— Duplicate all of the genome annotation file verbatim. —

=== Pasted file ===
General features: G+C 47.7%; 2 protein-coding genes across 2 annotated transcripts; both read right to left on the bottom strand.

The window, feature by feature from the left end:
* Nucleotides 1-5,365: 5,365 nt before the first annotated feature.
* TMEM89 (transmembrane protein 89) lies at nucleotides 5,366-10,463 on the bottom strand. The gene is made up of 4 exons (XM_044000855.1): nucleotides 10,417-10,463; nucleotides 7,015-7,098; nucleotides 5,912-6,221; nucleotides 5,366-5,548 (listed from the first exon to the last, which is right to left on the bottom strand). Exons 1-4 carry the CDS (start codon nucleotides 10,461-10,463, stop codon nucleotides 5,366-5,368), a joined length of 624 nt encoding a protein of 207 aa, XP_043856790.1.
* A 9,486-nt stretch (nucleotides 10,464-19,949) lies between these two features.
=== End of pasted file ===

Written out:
General features: G+C 47.7%; 2 protein-coding genes across 2 annotated transcripts; both read right to left on the bottom strand.

The window, feature by feature from the left end:
* Nucleotides 1-5,365: 5,365 nt before the first annotated feature.
* TMEM89 (transmembrane protein 89) lies at nucleotides 5,366-10,463 on the bottom strand. The gene is made up of 4 exons (XM_044000855.1): nucleotides 10,417-10,463; nucleotides 7,015-7,098; nucleotides 5,912-6,221; nucleotides 5,366-5,548 (listed from the first exon to the last, which is right to left on the bottom strand). Exons 1-4 carry the CDS (start codon nucleotides 10,461-10,463, stop codon nucleotides 5,366-5,368), a joined length of 624 nt encoding a protein of 207 aa, XP_043856790.1.
* A 9,486-nt stretch (nucleotides 10,464-19,949) lies between these two features.